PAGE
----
Thirty-seven designations and a hill of beans

November 14, 2010

False names, false flags, rapid changes in owners, managers, and operators—all of this is part of Iran’s effort to use IRISL, its shipping fleet, to evade international sanctions.  Iran doesn’t just sit down and take its medicine from the U.S., Europe, and the United Nations.  It does everything it can to move goods, supplies, weapons, and materials in and out of the world’s ports without detection.

Although the U.S. has already designated IRISL’s known ships, it took an additional step forward last month by designating 37 companies that own or control IRISL ships.  From Treasury’s press release:

The U.S. Department of the Treasury today announced the designation of 37 front companies based in Germany, Malta, and Cyprus and five Iranian individuals for being owned or controlled by, or acting for or on behalf of, the Islamic Republic of Iran Shipping Lines (IRISL) and its affiliates.  Today’s action…targets IRISL’s complex network of shipping and holding companies and executives and further exposes Iran’s use of its national maritime carrier to advance its illicit weapons of mass destruction (WMD) program and to carry military cargoes.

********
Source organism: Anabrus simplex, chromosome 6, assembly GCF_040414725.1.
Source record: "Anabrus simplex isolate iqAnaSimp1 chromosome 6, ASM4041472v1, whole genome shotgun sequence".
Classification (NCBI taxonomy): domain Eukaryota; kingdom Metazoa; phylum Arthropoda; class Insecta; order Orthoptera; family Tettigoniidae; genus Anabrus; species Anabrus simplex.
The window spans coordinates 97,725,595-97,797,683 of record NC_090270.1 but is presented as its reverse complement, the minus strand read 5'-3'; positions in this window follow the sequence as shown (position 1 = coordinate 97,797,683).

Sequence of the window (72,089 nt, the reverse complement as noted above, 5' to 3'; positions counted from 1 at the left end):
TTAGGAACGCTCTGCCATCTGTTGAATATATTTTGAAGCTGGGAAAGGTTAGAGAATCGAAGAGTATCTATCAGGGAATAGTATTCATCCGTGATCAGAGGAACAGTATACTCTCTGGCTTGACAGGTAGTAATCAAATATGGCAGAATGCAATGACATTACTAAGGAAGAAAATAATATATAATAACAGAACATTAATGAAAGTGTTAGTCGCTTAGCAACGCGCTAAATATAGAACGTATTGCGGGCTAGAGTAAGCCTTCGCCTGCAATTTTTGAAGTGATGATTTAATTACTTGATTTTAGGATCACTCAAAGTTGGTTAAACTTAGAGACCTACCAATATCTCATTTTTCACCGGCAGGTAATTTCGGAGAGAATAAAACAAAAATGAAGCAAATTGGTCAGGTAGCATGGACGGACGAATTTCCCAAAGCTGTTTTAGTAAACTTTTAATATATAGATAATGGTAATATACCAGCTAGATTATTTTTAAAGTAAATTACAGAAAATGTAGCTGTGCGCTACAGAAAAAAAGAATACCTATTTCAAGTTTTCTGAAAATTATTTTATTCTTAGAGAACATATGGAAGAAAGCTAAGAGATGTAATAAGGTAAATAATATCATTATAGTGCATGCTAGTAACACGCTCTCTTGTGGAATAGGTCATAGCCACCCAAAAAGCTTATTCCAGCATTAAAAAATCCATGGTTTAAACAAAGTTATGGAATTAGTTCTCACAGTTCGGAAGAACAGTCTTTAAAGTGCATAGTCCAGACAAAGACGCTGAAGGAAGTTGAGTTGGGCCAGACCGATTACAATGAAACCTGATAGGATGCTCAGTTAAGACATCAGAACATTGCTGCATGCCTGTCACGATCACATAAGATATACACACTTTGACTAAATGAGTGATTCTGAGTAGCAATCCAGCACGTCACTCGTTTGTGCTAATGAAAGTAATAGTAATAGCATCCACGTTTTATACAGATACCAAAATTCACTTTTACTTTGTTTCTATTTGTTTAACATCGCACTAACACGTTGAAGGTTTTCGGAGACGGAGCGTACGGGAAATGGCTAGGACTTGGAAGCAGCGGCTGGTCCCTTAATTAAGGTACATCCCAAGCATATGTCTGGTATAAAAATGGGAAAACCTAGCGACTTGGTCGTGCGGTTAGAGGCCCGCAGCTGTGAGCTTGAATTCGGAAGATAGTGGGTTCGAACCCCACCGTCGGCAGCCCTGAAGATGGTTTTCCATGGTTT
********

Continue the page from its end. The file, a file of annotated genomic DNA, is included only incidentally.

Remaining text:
“We will continue to expose the elaborate structures and tactics Iran uses to shield its shipping line from international scrutiny so that it can continue to facilitate illicit commerce,” said Under Secretary for Terrorism and Financial Intelligence Stuart Levey. “This pattern of obfuscation is leading the private sector around the world to refuse business with Iran rather than risk becoming involved in its nuclear and missile programs.”

Tighter sanctions are a plus, but there are always limits.  In an investigation into IRISL earlier this year, the New York Times found that Iran’s abilities to evade “goes well beyond the knowledge of even the Treasury Department” and that, “As difficult as it is to keep track of ships that are on the blacklist, ships that have never been listed present an even greater challenge.”  The New York Times suggests that no matter how many ships and companies Treasury designates, Iran will just keep finding ways around the sanctions. 

But when our leaders basically take military options off the table, and Iran writes-off diplomatic options, futile economic restrictions are about all that’s left.

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